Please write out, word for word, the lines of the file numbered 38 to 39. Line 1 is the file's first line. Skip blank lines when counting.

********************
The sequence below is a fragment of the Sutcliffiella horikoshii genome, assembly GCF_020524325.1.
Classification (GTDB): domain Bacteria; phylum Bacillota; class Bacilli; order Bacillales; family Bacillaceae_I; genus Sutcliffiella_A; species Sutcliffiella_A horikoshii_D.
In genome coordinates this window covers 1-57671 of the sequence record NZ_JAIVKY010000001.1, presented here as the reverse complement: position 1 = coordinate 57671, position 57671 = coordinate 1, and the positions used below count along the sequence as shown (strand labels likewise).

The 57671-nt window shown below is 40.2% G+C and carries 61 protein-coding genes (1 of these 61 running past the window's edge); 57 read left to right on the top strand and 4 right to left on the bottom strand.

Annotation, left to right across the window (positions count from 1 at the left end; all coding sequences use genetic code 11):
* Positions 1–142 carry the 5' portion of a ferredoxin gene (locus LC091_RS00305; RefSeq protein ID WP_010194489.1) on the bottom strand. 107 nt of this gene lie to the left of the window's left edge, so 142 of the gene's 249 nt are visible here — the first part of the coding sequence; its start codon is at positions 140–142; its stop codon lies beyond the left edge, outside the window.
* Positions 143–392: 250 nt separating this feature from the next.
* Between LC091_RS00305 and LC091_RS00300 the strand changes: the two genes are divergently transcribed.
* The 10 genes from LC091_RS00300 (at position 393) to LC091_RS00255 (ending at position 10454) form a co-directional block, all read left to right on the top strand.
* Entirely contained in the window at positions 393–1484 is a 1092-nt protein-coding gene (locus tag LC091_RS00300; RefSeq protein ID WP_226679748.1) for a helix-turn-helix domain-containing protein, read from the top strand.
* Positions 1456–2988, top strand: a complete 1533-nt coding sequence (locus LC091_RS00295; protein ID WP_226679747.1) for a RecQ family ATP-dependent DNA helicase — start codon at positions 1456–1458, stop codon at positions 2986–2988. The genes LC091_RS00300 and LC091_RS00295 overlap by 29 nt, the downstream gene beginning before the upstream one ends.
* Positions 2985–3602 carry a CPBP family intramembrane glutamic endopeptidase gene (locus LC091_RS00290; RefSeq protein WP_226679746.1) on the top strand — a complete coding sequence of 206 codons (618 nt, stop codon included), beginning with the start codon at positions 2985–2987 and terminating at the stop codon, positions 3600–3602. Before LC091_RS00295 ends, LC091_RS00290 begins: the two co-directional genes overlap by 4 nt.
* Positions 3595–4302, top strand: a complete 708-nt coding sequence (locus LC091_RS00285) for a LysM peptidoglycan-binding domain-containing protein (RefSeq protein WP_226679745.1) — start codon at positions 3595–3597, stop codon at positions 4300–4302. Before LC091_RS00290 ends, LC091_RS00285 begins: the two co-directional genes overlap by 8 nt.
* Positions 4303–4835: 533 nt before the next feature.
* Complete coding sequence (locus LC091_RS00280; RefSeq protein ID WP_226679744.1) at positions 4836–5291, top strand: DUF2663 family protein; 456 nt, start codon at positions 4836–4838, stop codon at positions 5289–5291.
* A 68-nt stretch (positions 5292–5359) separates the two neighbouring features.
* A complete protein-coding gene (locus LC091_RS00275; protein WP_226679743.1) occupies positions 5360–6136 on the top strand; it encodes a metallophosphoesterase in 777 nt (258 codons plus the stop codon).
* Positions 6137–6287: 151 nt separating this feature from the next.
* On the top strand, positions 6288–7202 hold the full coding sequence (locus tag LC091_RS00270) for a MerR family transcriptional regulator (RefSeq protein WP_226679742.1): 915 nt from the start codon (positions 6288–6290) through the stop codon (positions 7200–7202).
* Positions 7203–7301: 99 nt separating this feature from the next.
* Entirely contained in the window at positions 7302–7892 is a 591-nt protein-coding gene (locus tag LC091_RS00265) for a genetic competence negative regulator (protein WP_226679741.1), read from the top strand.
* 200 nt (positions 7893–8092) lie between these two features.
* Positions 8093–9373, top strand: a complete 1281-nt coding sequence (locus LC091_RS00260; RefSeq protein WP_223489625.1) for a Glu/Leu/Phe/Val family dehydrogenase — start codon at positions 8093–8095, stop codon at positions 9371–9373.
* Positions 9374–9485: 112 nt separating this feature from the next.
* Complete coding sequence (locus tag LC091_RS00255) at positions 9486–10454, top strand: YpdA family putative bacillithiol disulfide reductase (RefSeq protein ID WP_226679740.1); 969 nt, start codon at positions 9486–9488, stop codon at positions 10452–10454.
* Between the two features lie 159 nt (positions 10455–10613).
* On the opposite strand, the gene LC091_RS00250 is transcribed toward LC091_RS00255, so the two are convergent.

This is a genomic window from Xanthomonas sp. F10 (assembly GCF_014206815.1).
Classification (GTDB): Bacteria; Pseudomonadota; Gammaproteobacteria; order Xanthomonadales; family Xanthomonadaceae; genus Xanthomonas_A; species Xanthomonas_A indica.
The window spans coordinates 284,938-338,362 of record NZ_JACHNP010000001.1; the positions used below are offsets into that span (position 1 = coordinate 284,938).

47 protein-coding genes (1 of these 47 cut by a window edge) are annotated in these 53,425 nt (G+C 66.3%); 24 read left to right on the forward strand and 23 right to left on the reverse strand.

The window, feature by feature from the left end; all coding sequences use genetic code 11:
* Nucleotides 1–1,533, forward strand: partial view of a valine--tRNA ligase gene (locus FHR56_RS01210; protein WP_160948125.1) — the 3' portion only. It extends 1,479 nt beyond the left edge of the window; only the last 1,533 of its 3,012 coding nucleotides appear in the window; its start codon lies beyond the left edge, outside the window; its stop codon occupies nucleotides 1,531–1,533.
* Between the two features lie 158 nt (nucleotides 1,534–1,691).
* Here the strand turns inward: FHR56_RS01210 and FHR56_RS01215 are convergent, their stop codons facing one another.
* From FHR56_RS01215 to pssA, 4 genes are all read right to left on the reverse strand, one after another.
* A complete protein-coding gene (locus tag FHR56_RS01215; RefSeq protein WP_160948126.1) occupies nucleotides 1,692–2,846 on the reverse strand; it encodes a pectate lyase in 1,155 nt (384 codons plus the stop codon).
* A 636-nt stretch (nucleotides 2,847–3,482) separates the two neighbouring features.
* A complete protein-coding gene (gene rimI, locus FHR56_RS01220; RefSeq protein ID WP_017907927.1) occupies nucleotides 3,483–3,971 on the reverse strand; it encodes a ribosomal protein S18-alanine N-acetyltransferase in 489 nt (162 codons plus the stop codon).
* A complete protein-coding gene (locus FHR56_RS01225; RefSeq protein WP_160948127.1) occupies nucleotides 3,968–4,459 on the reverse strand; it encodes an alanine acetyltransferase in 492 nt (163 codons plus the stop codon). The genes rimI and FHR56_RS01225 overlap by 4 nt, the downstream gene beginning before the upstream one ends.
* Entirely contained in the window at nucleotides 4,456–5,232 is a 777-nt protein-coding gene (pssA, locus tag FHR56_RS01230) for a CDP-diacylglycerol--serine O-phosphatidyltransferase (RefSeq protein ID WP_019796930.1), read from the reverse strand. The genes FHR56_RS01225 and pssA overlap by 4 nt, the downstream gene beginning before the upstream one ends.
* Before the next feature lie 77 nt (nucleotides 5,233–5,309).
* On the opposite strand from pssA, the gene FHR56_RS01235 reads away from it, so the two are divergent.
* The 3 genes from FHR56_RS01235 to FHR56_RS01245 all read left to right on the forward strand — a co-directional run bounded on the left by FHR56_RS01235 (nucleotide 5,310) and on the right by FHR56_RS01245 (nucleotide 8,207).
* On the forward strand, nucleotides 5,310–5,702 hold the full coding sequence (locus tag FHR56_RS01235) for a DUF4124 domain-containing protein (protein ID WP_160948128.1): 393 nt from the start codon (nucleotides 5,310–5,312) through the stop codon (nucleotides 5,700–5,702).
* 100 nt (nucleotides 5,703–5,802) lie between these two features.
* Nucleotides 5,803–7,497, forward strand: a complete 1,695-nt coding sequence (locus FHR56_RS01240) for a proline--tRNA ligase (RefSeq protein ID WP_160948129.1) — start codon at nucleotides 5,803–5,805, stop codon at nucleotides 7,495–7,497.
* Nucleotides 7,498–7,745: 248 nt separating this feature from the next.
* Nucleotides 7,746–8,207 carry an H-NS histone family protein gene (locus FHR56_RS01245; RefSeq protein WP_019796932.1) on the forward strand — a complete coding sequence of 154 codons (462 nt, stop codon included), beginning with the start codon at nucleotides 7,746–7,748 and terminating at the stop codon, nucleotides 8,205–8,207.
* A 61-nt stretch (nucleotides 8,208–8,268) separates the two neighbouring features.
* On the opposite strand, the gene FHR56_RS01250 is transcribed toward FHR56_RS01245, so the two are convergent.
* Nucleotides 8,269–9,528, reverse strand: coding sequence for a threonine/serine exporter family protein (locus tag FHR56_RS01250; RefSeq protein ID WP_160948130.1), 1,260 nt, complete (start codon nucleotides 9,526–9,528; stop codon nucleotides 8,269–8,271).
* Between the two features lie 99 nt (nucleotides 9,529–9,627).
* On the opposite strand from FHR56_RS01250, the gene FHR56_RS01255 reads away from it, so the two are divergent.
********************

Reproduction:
* A 636-nt stretch (nucleotides 2,847–3,482) separates the two neighbouring features.
* A complete protein-coding gene (gene rimI, locus FHR56_RS01220; RefSeq protein ID WP_017907927.1) occupies nucleotides 3,483–3,971 on the reverse strand; it encodes a ribosomal protein S18-alanine N-acetyltransferase in 489 nt (162 codons plus the stop codon).